You just want to sit on the couch in last night's pajamas with a warm blanket and some fuzzy socks so you can binge-watch your favorite show on Netflix whilst eating all of the chocolate ice cream you have in the freezer.

And in that moment, one of your best friends calls and talks to you about the situation and, after hearing about everything that's going on, she comes over to help you. She watches a movie with you, then tells you to go take a shower and get dressed. She works alongside you to get the house clean, takes you out for lunch and shopping for a new outfit, and then watches the kids for you so you and your spouse can go have a weekend away from everything to recharge.

You come home feeling like you've had a mental reset - like you know exactly what you can let go of in order to make sure that you don't reach this place again and you also feel better equipped to handle all of the other things you have going on in your life.

Your friend sticks by you, checking in on you and making sure you're staying in the right head-space, keeping a positive outlook on things, and constantly adjusting where you need to so that you don't end up feeling the same way again.

As a result, you're better able to keep a positive attitude yourself; you're able to invest in the things that are important to you again and let go of the things that no longer matter as much, all the while feeling like you've been able to find your center so you can take on the world each day as a strong, energetic, cheerful powerhouse.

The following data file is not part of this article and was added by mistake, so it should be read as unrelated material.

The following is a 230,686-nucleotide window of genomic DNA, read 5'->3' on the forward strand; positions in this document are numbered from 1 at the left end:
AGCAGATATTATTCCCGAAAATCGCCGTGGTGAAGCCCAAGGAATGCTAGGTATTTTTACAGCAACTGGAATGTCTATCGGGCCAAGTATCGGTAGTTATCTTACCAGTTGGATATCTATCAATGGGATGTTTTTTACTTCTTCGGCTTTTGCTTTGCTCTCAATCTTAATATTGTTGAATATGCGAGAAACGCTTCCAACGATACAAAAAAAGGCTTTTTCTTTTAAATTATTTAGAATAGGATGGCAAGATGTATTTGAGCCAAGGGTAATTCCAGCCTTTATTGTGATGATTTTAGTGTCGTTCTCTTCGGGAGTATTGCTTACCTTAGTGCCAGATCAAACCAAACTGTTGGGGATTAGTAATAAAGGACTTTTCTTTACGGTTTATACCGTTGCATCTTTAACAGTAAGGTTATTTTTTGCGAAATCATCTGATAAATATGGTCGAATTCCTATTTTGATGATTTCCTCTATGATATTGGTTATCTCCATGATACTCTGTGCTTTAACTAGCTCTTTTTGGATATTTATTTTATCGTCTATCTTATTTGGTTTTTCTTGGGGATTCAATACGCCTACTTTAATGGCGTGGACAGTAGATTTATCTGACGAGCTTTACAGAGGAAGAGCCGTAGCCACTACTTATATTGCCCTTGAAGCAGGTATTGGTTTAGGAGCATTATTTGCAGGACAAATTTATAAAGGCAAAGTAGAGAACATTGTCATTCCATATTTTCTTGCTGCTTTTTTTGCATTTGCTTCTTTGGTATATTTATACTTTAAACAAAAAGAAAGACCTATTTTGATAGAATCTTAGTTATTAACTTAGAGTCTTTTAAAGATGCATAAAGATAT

This is how St. John's Wort works on the emotional plane. It's the cheery, encouraging best friend that meets you where you are and then helps you to focus on the important things, let go of the things that you don't need to be holding on to, and keep walking forward with a greater amount of fortitude and resilience than before you met up on the trail.

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USING St. John's Wort

St. John's Wort can be used therapeutically either fresh or dried. Some of the ways it is commonly prepared include:

  • teas
  • tincture
  • vinegar tincture
  • infused oil
  • glycerites
  • compresses and poultices